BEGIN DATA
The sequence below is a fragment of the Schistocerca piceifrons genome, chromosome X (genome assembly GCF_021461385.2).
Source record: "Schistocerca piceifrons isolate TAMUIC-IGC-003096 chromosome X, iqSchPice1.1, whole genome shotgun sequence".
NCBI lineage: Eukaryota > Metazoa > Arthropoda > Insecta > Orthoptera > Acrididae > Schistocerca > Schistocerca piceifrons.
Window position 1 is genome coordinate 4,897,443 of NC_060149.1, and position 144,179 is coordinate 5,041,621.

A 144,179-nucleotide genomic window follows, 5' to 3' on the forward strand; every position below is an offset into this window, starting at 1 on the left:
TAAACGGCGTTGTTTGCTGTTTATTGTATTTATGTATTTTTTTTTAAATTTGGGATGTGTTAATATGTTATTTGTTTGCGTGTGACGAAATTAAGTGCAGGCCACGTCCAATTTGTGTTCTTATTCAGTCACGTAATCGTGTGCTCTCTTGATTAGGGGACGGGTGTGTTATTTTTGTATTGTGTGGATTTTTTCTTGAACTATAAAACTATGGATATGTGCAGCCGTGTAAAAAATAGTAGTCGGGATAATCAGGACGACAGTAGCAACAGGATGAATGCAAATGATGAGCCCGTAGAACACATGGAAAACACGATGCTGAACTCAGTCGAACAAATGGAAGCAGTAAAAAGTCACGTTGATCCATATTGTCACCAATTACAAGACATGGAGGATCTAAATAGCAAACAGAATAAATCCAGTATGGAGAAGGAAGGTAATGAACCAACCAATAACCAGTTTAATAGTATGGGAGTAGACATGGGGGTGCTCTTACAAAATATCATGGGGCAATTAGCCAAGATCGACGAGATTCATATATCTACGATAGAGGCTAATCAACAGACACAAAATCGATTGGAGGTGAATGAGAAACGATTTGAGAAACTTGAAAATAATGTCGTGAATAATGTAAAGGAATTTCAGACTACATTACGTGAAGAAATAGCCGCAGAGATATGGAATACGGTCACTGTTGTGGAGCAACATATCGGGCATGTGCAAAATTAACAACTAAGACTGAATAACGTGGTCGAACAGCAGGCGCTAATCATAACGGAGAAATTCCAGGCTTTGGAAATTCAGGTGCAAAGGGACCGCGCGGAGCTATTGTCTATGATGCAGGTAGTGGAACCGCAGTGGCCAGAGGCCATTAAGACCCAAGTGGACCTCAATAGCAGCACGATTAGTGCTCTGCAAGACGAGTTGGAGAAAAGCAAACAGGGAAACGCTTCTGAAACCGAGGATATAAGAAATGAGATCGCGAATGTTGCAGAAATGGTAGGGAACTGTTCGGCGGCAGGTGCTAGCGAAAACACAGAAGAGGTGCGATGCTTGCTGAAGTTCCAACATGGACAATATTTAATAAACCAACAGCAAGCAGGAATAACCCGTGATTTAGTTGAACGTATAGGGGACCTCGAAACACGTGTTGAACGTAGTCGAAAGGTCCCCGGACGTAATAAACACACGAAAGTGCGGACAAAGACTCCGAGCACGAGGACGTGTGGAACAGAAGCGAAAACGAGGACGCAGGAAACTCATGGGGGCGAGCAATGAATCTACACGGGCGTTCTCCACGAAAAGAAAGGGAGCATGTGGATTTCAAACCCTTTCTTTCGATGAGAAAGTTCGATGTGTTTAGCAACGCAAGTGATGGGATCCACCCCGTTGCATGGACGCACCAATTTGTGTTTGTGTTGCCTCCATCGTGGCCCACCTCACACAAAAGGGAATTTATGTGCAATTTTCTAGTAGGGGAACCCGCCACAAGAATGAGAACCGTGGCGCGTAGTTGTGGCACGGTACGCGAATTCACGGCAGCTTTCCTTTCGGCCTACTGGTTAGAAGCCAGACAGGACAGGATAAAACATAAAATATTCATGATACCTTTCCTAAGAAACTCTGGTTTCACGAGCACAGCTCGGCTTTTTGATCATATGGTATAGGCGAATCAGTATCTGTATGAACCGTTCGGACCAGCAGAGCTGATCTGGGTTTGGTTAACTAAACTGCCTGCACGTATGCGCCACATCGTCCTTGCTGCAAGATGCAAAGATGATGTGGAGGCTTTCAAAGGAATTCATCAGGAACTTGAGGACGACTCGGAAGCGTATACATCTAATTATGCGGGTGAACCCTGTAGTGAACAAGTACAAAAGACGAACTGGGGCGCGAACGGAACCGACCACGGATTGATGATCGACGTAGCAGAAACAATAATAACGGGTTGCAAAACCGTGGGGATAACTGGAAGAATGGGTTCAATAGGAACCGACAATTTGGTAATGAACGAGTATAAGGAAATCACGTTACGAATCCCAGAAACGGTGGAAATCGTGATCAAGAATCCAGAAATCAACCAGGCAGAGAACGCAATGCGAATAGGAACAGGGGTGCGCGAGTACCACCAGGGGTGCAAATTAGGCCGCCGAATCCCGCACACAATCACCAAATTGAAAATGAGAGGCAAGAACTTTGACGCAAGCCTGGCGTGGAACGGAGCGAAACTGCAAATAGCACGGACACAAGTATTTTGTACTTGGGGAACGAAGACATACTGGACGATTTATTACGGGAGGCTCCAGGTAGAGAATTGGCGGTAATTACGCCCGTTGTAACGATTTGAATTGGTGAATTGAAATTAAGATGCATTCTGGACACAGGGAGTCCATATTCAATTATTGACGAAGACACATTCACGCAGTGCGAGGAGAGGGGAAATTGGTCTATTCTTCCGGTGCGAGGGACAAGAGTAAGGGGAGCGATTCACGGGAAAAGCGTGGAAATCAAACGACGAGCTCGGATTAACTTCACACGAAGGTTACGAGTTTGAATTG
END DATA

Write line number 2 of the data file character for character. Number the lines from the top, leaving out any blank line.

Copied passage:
Source record: "Schistocerca piceifrons isolate TAMUIC-IGC-003096 chromosome X, iqSchPice1.1, whole genome shotgun sequence".